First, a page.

THE VIEW & THE PRICE WILL IMPRESS YOU! • Extremely well kept 4 bedroom, 3 full bath home • covered front deck to enjoy the spectacular view of the mountains. • Spacious country kitchen with tonnes of cupboards and counter space. • Beautiful fireplace in the cozy family room in the fully finished basement. • Double garage, RV Parking.

199,900

$

The Hometown Experts with a World of Experience®

Lia Long 250-845-1147

Re/Max Houston

2436 Poulton Ave., Houston, BC e-mail: remaxhou@telus.net

Call 250-845-7325 www.realtor.ca

www.remaxhouston.ca

• Extremely well kept 4 bedroom, 3 full bath home

Granisle

Houston Dart League is Sat. evenings at 7:30 pm. • covered front deck to enjoy the spectacular view of the mountains. upstairs atcountry the Houston Club.of Blind doubles • Spacious kitchen Curling with tonnes cupboards and counter Granisle and District Seniors meetings are the 2nd and games. space. 4th Thurs. of each month at 1pm in the Seniors Centre. • Beautiful fireplace in the cozy family room in the fully finished Seniors Bingo is every Tues. at 7pm at Cottonwood Granisle Volunteer Fire Department meetings & fire basement. Manor. Entry is $1.RVCome out & enjoy a fun prize filled practices every Tues., 7 p.m. at the Fire Hall. • Double garage, Parking. evening. Lots of prizes! $ Granisle Church of the Way services are Sun., Black/Grey Logo Logo File Thefile Houston Legion Branch 249: Meeting: 2nd Mon. 11Colour a.m. Bible study is Thurs. at 7 p.m.

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199,900

>c]bcifhYUaUbXVYdUfhcZ The Hometown Experts Community Calendar proudly sponsored by h\Ygc`ih]cb"Hc`YUfbacfY  with a World of Experience® j]g]hcifkYVg]hY kkk"WUbWYf"WUcfWU`` CREDIT UNION CREDIT h\Y7UbUX]Ub7UbWYf GcW]YhmcZZ]WYUh %",$$"($'",&&&"

Bulkley Valley

Some things areare justjust better together. Some things better together. Some #itsbettertogether things are just better together. #itsbettertogether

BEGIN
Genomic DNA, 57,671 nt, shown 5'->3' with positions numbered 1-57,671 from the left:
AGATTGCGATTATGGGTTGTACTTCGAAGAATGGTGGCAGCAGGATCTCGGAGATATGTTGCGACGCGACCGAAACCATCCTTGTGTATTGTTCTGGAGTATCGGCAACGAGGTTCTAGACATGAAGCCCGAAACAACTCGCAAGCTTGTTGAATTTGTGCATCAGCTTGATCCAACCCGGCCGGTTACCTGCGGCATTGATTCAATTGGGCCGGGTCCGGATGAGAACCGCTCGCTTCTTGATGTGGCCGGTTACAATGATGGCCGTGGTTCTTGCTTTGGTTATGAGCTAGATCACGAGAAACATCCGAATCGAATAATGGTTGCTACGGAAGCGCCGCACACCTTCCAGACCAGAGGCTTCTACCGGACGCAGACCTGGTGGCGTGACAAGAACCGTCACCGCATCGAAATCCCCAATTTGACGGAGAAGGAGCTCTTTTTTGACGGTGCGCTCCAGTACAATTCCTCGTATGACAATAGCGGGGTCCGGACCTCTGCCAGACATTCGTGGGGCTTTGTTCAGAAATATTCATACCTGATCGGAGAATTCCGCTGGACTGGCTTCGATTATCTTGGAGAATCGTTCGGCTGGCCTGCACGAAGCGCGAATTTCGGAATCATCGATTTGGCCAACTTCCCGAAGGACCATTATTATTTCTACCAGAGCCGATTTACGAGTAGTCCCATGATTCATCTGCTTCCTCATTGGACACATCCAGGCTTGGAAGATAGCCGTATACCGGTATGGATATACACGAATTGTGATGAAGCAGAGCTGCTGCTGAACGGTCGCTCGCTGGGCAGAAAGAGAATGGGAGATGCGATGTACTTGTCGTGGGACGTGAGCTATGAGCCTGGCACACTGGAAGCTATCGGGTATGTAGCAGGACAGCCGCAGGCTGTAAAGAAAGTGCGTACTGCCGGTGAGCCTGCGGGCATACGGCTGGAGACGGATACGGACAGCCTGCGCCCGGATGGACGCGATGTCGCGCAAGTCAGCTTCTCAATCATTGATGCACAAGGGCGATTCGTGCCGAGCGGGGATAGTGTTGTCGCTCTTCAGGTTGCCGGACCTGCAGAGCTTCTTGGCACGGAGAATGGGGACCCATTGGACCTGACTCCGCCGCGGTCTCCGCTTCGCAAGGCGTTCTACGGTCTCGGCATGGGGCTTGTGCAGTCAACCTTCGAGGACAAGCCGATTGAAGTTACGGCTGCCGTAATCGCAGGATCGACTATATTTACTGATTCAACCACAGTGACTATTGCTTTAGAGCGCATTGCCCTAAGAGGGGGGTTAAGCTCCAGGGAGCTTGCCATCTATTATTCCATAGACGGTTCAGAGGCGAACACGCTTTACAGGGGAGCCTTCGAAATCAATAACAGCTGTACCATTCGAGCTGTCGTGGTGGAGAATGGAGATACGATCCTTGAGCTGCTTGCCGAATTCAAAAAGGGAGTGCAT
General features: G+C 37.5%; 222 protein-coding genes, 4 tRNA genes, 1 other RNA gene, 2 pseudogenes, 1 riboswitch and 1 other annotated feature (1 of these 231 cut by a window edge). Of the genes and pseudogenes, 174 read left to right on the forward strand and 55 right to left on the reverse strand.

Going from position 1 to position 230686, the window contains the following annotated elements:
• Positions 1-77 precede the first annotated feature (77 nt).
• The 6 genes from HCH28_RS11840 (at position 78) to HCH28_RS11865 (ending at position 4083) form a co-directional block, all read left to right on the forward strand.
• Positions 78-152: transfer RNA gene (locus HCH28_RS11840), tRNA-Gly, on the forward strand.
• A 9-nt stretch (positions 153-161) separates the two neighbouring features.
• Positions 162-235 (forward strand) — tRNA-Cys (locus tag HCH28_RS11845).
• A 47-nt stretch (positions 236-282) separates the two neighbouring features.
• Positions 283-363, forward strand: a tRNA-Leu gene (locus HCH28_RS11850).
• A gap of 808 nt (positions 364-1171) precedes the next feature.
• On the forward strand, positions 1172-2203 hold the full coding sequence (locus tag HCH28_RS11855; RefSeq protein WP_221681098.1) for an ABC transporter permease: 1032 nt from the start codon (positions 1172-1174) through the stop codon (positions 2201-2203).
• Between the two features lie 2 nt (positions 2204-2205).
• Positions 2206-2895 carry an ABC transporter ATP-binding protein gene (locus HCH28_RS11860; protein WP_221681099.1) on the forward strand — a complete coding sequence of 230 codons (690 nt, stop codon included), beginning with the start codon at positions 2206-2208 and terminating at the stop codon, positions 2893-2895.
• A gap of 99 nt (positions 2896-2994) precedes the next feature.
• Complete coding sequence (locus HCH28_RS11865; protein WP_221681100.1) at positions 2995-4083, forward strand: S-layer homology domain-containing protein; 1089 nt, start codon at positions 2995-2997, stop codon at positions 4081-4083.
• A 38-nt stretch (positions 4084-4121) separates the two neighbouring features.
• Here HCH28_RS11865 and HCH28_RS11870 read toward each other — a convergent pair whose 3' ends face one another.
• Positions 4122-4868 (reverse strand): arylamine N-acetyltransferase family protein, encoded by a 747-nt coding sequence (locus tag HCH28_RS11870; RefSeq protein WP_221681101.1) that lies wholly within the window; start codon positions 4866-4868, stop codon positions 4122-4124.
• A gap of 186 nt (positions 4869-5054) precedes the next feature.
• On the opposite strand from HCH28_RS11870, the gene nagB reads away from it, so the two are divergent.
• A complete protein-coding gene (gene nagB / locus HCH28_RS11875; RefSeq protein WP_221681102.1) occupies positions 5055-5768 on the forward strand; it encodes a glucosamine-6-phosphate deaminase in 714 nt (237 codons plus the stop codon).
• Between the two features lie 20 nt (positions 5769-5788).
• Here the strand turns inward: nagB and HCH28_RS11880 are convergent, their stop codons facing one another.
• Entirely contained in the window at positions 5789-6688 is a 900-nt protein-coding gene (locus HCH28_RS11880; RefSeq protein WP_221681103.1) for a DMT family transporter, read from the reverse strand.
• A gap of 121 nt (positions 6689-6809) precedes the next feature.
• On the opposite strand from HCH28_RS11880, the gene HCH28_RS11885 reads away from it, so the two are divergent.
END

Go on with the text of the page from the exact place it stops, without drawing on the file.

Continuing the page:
Bulkley Valley UNION

Lia Long 250-845-1147

Re/Max Houston Bulkley Valley Bulkley Valley

Some things are just better together. #itsbettertogether

2436 Poulton Ave., Houston, BC

e-mail: remaxhou@telus.net INSURANCE SERVICES INSURANCE SERVICES

#itsbettertogether

facebook.com/flyerland.ca

facebook.com/flyerland.ca

facebook.com/flyerland.ca

@flyerland

@flyerland @flyerland

facebook.com/flyerland.ca @flyerland

HOUSTON & DISTRICT BRANCH Call2365250-845-7325 Copeland Ave. P.O. Box 1480, Houston • Ph: 250-845-7117

www.realtor.ca

You Belong Here www.remaxhouston.ca www.bvcu.com

Bulkley Valley

Bulkley Valley


Houston Today

Wednesday, June 5, 2013

COMMUNITY PHOTO FEATURE

Two year old Robert plays tug-of-war in the sun, cheered on and encouraged by his Dad Peter.

www.houston-today.com

15

Six year old Jada and seven year old Madeline fly ribbons in the sun beside the Library at the Family Night last Wednesday.

Family Night brings out over 250 people

Houston Link to Learning and the Houston Public Library partnered together to put on a Family Night and Barbeque last Wednesday evening. Besides the barbeque, the event included crafts, face painting, and animal balloons for kids, and a magic show by Norden the Magician to wrap up the event. Above left: RenĂŠe Jaspers, Family Literacy Coordinator with the Houston Link to Learning, twists a long balloon into a dog for eight year old Cora. Above right: Four year old Trinity and six year old Laura do crafts with their Mom Amanda at the Public Library last Wednesday. Right: Kids watch in anticipation as Norden the Magician wows them with his magic tricks. There were 186 people who watched the magic show, laughing and enjoying the magicians humour, illusions and tricks.

Jackie Lieuwen photos /Houston Today


16

www.houston-today.com

Wednesday, June 5, 2013

Houston Today

M E AT

Chicken Breasts Boneless, Skinless Superpack, 11.00 per kg

4

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Chapman’s Ice Cream Assorted Varieties, 4 litre

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BULKLEY VALLEY WHOLESALE

Mon. to Thurs. 8 am - 7 pm • Fri. 8 am - 8 pm • Sat. 8 am - 6 pm • Sun. 9 am - 6 pm Prices in effect: June 5 - June 11, 2013

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3302 Highway 16 Smithers, BC • (250) 847-3313 • 1 (800) 579-3313 • bulkleyvalleywholesale.com


Houston Today, June 05, 2013